NASA to Develop Infrared Detectors that Require Less Cooling
News - Staff reports
Author: CompoundSemi News Staff
November 21, 2011... NASA's Jet Propulsion Laboratory has been selected to develop new technologies that could change the way we look at planets from above. The Jet Propulsion Laboratory in Pasadena, California USA, will use advanced compound semiconductor materials to develop new technologies for the High Operating Temperature Infrared Sensor Demonstration. The higher the temperature at which an infrared detector can operate, the less power is required to cool it. The goal for the development effort is to achieve 100 percent cost savings compared with traditional cryogenically cooled infrared sensors.
The reduced power needs can translate into operational cost and system weight savings which could be used in many future NASA Earth and planetary science instruments, as well as for U.S. commercial and defense applications. NASA notes that the weight and volume savings would allow for lighter and more compact instruments, an important consideration for a spacecraft's payload size and cost. NASA expects that the technology will have spinoff applications for commercial instrument manufacturers.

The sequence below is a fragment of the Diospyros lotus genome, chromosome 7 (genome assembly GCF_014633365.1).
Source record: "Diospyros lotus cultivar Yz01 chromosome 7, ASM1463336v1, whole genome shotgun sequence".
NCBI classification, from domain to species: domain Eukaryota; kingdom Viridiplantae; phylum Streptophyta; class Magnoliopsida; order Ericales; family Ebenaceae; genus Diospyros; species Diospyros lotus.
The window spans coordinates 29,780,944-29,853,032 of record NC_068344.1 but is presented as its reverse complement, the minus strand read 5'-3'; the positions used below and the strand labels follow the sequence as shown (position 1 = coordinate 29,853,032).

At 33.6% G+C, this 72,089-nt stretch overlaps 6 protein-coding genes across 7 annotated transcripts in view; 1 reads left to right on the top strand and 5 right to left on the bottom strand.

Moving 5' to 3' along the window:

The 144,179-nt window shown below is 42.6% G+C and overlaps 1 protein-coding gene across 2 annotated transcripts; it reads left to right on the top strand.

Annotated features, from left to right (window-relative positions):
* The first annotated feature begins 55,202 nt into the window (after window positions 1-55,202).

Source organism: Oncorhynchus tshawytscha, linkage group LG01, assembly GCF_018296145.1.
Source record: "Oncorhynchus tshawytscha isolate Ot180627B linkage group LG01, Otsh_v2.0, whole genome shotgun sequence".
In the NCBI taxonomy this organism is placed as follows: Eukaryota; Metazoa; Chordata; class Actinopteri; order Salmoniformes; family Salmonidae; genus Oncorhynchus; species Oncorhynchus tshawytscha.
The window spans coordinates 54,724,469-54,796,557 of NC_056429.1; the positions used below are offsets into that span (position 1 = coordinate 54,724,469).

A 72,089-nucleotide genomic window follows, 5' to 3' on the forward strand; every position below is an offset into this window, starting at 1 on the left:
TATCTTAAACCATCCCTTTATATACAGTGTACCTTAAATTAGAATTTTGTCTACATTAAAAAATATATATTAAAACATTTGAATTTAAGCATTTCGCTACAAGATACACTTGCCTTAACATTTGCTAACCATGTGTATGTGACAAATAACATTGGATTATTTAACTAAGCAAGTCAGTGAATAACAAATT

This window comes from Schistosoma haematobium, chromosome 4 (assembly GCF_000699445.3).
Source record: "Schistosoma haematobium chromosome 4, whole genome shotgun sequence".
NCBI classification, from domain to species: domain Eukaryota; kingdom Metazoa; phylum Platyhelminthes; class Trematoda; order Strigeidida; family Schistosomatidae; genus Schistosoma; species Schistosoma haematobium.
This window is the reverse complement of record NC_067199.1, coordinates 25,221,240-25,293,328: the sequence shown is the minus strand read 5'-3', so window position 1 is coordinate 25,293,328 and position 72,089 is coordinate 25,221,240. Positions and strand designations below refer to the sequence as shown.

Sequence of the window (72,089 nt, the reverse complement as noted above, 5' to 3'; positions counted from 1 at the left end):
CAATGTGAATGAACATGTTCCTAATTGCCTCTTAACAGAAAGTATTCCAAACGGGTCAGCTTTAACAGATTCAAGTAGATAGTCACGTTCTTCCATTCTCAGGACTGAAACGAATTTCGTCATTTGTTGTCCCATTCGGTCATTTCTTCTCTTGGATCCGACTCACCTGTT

"The technology demonstration effort is different in the fact that we're focused on affordability concurrently with performance," said Sarath Gunapala of JPL, who is project manager for the High Operating Temperature Infrared Sensor Demonstration. "This technology has excellent potential for transitioning from laboratory demonstration to NASA and commercial product lines."
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